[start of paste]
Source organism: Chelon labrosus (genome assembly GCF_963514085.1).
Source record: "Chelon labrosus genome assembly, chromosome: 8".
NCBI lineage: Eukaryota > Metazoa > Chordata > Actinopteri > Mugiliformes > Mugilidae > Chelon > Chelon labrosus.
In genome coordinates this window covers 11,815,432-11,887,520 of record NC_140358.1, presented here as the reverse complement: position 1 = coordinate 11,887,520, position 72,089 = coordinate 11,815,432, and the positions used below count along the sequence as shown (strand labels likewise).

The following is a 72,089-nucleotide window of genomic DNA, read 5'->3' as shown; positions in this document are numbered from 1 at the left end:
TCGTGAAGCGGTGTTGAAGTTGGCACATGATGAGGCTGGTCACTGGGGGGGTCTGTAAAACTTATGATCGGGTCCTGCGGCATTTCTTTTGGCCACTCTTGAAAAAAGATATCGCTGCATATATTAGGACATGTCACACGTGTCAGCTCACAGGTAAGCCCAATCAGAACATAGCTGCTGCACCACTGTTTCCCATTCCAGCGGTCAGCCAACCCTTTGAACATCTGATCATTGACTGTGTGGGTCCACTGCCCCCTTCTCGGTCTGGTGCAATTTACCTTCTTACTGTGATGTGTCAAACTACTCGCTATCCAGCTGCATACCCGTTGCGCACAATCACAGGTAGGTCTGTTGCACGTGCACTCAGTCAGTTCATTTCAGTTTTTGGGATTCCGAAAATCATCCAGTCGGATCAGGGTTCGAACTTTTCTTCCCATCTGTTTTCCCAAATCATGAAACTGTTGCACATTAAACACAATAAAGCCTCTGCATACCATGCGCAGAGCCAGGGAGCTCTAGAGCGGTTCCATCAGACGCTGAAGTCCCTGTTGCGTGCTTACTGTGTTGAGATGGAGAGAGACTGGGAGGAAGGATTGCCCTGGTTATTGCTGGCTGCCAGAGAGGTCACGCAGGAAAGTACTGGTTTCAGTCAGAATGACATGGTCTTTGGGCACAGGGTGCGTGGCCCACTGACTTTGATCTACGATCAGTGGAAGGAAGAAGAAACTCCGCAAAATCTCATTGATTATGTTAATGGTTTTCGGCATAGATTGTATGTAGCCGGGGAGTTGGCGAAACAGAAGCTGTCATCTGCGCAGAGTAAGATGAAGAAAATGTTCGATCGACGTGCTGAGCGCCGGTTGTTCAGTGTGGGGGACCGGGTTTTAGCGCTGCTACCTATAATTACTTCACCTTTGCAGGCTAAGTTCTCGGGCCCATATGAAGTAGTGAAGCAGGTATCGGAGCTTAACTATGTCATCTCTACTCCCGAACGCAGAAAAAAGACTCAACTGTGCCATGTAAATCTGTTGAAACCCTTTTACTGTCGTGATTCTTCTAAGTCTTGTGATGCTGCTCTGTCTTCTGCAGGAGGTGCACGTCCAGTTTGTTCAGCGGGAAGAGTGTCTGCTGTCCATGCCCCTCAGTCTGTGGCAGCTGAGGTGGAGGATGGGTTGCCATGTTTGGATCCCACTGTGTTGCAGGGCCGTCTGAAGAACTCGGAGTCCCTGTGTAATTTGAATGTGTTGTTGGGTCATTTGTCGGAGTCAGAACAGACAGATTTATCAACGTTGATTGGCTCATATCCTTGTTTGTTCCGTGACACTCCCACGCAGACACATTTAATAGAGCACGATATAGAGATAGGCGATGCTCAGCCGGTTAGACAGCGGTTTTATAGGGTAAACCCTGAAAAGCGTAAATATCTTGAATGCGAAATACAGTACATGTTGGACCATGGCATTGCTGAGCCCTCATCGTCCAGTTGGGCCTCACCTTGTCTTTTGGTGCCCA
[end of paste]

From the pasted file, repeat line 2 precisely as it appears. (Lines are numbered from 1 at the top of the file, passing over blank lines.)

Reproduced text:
Source record: "Chelon labrosus genome assembly, chromosome: 8".